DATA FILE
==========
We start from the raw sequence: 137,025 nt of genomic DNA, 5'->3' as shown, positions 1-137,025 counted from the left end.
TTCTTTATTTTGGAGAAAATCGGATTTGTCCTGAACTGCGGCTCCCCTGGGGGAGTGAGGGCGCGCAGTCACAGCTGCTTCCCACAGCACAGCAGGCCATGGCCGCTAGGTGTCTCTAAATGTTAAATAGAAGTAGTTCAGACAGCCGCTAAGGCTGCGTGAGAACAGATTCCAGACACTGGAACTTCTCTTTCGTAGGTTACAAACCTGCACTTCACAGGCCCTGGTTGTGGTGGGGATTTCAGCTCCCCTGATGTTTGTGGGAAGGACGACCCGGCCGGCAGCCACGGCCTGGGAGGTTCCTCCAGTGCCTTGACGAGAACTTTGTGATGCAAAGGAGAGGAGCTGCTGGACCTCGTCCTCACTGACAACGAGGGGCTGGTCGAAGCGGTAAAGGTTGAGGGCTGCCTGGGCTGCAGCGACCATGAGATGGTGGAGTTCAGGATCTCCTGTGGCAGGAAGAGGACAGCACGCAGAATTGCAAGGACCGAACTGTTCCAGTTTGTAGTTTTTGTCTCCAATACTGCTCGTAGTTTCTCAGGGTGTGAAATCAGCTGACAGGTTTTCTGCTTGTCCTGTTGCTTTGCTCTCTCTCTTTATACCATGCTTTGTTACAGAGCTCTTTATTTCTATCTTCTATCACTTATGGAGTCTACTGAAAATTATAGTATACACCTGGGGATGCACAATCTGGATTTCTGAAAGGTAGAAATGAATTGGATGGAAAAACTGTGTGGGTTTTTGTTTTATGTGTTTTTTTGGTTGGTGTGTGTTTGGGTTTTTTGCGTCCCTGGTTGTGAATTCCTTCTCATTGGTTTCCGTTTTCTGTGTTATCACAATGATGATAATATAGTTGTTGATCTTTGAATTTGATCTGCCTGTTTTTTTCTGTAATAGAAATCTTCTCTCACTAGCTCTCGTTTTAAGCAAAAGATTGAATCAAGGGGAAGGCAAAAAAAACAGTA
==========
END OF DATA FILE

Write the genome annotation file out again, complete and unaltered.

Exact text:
We start from the raw sequence: 137,025 nt of genomic DNA, 5'->3' as shown, positions 1-137,025 counted from the left end.
TTCTTTATTTTGGAGAAAATCGGATTTGTCCTGAACTGCGGCTCCCCTGGGGGAGTGAGGGCGCGCAGTCACAGCTGCTTCCCACAGCACAGCAGGCCATGGCCGCTAGGTGTCTCTAAATGTTAAATAGAAGTAGTTCAGACAGCCGCTAAGGCTGCGTGAGAACAGATTCCAGACACTGGAACTTCTCTTTCGTAGGTTACAAACCTGCACTTCACAGGCCCTGGTTGTGGTGGGGATTTCAGCTCCCCTGATGTTTGTGGGAAGGACGACCCGGCCGGCAGCCACGGCCTGGGAGGTTCCTCCAGTGCCTTGACGAGAACTTTGTGATGCAAAGGAGAGGAGCTGCTGGACCTCGTCCTCACTGACAACGAGGGGCTGGTCGAAGCGGTAAAGGTTGAGGGCTGCCTGGGCTGCAGCGACCATGAGATGGTGGAGTTCAGGATCTCCTGTGGCAGGAAGAGGACAGCACGCAGAATTGCAAGGACCGAACTGTTCCAGTTTGTAGTTTTTGTCTCCAATACTGCTCGTAGTTTCTCAGGGTGTGAAATCAGCTGACAGGTTTTCTGCTTGTCCTGTTGCTTTGCTCTCTCTCTTTATACCATGCTTTGTTACAGAGCTCTTTATTTCTATCTTCTATCACTTATGGAGTCTACTGAAAATTATAGTATACACCTGGGGATGCACAATCTGGATTTCTGAAAGGTAGAAATGAATTGGATGGAAAAACTGTGTGGGTTTTTGTTTTATGTGTTTTTTTGGTTGGTGTGTGTTTGGGTTTTTTGCGTCCCTGGTTGTGAATTCCTTCTCATTGGTTTCCGTTTTCTGTGTTATCACAATGATGATAATATAGTTGTTGATCTTTGAATTTGATCTGCCTGTTTTTTTCTGTAATAGAAATCTTCTCTCACTAGCTCTCGTTTTAAGCAAAAGATTGAATCAAGGGGAAGGCAAAAAAAACAGTA